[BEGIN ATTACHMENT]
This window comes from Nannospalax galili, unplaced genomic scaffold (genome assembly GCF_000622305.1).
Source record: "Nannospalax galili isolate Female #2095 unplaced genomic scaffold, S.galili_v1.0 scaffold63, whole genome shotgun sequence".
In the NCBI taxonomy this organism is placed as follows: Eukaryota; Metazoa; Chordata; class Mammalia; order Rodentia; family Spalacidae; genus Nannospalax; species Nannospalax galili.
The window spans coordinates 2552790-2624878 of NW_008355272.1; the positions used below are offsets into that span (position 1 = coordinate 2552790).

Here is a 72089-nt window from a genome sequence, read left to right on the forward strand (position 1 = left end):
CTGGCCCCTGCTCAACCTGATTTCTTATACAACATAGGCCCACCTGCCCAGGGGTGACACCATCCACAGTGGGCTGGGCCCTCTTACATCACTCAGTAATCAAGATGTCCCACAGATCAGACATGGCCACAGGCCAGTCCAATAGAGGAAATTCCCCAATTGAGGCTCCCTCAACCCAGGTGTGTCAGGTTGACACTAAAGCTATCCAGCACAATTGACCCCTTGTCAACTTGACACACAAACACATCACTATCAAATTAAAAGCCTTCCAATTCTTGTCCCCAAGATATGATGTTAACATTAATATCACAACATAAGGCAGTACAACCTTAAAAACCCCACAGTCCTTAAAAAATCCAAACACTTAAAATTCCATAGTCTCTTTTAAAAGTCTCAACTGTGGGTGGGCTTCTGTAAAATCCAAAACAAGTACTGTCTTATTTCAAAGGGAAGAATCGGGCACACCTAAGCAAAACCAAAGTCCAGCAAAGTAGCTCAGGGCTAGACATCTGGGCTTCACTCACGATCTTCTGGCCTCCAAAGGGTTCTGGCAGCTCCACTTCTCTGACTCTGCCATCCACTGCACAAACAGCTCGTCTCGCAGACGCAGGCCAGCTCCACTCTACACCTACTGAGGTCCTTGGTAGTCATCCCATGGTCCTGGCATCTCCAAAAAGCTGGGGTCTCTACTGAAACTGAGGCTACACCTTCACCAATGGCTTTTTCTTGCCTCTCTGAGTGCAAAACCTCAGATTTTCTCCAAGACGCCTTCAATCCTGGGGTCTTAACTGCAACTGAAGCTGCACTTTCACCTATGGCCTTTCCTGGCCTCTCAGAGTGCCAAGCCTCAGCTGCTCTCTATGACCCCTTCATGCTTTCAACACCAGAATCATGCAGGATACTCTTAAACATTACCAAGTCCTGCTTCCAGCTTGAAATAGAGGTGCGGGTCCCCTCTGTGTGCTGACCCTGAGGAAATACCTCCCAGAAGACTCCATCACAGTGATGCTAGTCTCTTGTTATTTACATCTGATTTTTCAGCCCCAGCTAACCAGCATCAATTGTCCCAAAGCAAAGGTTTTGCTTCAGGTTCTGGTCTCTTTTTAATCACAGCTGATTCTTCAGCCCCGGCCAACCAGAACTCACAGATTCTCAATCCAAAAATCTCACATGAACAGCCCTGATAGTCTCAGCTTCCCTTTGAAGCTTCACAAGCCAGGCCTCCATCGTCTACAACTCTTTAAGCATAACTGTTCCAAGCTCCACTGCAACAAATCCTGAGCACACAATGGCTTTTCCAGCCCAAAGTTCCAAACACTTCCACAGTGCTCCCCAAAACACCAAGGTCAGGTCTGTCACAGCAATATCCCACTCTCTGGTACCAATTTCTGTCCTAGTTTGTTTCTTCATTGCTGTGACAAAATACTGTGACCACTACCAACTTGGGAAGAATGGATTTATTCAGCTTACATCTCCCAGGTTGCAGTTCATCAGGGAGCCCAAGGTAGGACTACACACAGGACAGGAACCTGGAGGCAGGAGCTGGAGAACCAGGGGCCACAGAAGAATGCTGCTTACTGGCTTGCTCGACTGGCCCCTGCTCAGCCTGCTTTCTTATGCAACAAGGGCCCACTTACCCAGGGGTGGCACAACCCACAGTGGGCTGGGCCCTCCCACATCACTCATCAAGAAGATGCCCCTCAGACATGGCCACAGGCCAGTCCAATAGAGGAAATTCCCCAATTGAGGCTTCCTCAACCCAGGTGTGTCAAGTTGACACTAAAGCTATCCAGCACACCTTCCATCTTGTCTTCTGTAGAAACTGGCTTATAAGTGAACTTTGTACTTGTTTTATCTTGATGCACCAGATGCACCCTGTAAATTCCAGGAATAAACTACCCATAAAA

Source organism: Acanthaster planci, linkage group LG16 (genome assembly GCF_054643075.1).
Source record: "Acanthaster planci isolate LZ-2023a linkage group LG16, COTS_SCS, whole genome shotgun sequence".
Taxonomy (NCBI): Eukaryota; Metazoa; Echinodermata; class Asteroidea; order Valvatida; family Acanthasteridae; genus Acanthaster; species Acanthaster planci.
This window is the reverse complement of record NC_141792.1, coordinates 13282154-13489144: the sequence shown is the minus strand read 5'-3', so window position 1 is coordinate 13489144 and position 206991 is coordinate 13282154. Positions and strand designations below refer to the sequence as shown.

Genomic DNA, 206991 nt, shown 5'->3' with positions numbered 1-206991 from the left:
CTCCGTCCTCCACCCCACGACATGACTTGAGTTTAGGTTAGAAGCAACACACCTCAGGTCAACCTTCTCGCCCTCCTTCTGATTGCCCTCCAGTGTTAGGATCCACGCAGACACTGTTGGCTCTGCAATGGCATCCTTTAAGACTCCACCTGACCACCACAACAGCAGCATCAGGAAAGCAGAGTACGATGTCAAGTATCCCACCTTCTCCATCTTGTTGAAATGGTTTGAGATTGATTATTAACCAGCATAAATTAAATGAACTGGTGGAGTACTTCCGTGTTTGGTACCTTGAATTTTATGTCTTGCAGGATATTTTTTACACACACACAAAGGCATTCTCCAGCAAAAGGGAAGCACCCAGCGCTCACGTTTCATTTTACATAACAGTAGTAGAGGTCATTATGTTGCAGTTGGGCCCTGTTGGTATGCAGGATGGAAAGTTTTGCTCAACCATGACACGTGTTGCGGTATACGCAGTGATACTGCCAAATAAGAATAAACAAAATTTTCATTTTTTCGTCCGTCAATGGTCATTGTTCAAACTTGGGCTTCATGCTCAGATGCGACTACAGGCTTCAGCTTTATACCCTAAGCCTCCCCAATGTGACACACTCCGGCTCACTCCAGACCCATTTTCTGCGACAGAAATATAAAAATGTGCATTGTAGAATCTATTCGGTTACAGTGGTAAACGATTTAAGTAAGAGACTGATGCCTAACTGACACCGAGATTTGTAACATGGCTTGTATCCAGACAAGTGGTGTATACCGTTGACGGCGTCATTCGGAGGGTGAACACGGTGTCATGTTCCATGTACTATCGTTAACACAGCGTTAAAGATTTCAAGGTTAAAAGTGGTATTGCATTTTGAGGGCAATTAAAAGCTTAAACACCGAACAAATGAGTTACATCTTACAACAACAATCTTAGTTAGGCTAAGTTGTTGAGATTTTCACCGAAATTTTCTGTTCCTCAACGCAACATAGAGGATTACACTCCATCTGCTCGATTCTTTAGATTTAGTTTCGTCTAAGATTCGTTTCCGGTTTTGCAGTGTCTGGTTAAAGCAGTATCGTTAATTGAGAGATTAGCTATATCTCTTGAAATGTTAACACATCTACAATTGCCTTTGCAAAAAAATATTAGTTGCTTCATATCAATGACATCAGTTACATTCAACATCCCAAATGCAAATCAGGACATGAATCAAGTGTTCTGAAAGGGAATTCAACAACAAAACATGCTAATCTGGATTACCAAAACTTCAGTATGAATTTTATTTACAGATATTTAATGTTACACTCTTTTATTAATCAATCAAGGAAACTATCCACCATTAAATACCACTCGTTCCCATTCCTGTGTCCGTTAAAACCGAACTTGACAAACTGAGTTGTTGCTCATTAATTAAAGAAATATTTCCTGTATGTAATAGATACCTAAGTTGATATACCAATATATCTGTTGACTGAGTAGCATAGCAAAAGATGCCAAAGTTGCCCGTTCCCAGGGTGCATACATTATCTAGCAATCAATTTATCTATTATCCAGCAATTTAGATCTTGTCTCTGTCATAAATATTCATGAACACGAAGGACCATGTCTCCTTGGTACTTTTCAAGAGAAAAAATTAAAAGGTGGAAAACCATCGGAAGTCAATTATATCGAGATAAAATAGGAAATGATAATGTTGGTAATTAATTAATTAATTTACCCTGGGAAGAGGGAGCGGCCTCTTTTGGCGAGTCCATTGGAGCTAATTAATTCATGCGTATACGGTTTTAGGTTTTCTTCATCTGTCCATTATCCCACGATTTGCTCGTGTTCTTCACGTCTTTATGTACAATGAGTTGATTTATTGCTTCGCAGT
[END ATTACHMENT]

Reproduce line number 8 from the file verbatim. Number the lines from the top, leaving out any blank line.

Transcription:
Source record: "Acanthaster planci isolate LZ-2023a linkage group LG16, COTS_SCS, whole genome shotgun sequence".